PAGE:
2015: Year in prospective for FX markets – SocGen

Discussion in 'Fundamental Analysis' started by FXStreet_Team, Dec 31, 2015.

  1. FXStreet_Team

    FXStreet_Team Well-Known Member Trader

    Oct 7, 2015
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    FXStreet (Delhi) – Kit Juckes, Research Analyst at Societe Generale, suggests that the year’s nearly done but in the FX 2015 contest, we don’t yet know for sure who the winner will be.

    Key Quotes

    “Four currencies stand out – the US dollar, the Japanese yen, the Swiss franc and the Israeli Shekel. They’ve all gained over 3% against everything else. At the other extreme, just how rotten a year it was for emerging markets can be seen in the big losers - the newly floating/sinking Argentine peso, the Brazilian real, the South African rand and the Colombian peso are all down by more than 25% against the dollar and are even down against the rouble. Note however that if I ask my Bloomberg terminal to calculate total returns, the Argentine peso jumps from the bottom to the top of the list, and the Indian rupee too, beats the dollar on that basis. BRL, COP and ZAR however, remain firmly anchored.”

    “The chart reduces this list to the G10 currencies, in trade weighted terms. If this was a race, the Swiss franc set off like a greyhound out of the traps back in January and has spent the second half of the year clinging on to top spot by the skin of its teeth. In second place currently is the dollar, which topped the league in 2014 and is going for a repeat. After that, a gap. Sterling’s fading fast on a trade-weighted basis and hasn’t been the top dog of the currency stakes since 1996. The yen and Swedish krona are both improving as the year comes to a close while NOK, NZD, EUR and AUD are all in a bunch (of mediocrity) above the Canadian dollar. Outside the G10, the CNH is down 4.4% vs the dollar in mid-table. A small move of huge significance.”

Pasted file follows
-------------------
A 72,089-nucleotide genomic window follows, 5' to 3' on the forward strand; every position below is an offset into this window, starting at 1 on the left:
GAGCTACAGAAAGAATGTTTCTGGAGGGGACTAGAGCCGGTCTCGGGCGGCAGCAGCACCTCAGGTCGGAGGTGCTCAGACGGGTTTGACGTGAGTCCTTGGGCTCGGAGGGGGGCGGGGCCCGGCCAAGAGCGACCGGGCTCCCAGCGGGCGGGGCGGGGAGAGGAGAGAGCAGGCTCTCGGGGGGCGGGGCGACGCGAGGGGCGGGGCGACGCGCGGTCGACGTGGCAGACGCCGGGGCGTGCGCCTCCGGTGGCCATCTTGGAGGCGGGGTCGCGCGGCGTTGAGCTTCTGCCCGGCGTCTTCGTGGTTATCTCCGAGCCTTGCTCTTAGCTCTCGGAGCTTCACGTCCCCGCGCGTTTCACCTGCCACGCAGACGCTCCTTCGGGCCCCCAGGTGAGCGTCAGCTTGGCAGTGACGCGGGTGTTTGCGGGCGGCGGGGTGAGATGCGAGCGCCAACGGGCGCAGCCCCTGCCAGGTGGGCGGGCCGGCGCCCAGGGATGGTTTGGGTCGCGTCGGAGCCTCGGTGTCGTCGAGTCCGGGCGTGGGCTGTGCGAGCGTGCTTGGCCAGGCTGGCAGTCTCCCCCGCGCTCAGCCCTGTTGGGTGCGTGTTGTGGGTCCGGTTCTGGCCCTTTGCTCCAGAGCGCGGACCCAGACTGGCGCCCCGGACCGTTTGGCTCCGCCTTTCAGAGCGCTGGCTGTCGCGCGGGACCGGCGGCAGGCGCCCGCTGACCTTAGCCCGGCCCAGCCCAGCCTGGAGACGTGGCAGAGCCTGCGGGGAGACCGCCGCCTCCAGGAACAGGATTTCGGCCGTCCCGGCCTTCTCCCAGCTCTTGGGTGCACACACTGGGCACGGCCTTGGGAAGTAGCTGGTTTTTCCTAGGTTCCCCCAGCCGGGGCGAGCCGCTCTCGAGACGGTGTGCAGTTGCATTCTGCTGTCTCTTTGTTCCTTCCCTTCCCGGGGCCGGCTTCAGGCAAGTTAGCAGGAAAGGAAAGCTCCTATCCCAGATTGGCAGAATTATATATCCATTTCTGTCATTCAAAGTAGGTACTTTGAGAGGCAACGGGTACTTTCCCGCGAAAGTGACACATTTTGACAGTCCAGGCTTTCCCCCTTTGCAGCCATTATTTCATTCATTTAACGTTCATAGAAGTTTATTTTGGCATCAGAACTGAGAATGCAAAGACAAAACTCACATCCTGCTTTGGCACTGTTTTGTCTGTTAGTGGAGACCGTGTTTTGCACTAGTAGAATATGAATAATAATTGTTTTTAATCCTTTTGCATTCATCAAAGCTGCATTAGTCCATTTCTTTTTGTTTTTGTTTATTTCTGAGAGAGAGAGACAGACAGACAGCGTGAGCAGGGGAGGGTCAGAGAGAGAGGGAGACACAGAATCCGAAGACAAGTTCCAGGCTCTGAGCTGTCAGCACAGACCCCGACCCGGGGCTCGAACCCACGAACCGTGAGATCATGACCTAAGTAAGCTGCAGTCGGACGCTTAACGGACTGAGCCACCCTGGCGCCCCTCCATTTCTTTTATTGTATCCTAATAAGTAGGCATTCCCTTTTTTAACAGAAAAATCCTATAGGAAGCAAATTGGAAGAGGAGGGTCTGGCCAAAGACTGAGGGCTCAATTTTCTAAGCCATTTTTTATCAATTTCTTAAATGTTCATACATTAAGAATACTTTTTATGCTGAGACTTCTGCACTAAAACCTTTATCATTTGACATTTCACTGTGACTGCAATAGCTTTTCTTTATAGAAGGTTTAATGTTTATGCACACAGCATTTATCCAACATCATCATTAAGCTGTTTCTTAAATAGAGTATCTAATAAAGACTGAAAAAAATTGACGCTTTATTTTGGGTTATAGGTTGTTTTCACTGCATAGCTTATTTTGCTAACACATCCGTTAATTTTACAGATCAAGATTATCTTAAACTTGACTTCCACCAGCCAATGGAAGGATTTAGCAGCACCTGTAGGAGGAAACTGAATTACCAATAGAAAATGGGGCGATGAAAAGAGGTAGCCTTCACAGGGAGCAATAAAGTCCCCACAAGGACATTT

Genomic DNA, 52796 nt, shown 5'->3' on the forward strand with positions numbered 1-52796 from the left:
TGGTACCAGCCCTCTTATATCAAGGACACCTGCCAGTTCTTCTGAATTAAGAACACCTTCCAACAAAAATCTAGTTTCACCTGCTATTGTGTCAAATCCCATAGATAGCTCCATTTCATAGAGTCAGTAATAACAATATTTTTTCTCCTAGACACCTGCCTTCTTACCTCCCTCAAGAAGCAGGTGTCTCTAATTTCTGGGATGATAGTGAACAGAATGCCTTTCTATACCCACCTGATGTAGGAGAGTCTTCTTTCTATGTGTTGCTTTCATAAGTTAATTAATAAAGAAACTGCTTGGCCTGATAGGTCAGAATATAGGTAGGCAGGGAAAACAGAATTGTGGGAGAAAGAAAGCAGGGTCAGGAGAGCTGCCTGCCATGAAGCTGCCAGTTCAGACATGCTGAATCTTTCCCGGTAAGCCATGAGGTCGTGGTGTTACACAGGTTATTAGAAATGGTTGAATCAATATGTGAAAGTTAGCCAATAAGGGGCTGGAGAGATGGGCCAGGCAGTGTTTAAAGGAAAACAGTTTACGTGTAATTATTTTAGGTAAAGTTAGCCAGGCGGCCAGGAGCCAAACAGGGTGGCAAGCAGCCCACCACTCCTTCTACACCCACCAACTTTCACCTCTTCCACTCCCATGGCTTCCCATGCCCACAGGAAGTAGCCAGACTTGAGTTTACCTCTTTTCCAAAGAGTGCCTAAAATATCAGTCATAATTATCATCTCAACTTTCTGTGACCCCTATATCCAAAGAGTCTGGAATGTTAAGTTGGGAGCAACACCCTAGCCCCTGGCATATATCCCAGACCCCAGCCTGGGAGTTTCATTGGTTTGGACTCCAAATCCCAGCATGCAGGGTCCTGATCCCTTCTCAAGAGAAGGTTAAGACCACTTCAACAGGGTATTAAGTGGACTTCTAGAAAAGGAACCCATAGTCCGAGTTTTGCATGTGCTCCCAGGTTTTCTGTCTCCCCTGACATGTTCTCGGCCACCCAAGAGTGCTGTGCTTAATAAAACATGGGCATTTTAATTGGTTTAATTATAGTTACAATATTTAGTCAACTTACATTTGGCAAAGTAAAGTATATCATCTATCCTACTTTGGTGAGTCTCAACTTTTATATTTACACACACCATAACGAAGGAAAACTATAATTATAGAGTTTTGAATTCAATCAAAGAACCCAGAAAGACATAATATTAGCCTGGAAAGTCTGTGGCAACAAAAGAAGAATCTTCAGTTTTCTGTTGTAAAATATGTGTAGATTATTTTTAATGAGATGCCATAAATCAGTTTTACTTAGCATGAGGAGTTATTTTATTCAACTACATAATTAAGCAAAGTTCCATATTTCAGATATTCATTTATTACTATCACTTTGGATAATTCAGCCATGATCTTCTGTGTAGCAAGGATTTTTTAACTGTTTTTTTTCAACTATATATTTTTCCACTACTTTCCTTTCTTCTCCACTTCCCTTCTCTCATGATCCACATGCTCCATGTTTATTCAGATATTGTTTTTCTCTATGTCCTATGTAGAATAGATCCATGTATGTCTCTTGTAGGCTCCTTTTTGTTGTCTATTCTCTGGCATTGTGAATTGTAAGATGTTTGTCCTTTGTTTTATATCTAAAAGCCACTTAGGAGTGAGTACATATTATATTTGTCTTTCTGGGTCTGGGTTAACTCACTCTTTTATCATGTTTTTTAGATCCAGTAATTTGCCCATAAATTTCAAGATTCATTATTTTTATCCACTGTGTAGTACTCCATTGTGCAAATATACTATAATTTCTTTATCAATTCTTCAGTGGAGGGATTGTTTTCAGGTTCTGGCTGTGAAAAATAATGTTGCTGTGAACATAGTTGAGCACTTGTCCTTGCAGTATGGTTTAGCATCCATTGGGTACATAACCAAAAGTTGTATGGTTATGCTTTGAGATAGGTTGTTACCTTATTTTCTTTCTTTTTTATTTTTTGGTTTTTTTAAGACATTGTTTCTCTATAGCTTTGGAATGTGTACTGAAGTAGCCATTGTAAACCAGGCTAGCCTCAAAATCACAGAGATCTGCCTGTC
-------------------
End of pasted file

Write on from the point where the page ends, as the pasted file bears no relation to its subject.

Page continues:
“After that kind of under-performance, it’s no wonder the Canadian dollar looms so appealing to me for next year. It’ll need oil prices to stabilise but in due course, it’s going to make some kind of recovery. I reckon it will be joined in the top half of the 2016 G10FX chase by the US dollar (again), the Swedish krona, the Japanese yen and the Norwegian krone. The bottom half of the table should see sterling, Australian and New Zealand dollars, the Euro and the Swiss franc all weaken, the last of these being the most vulnerable of all.”
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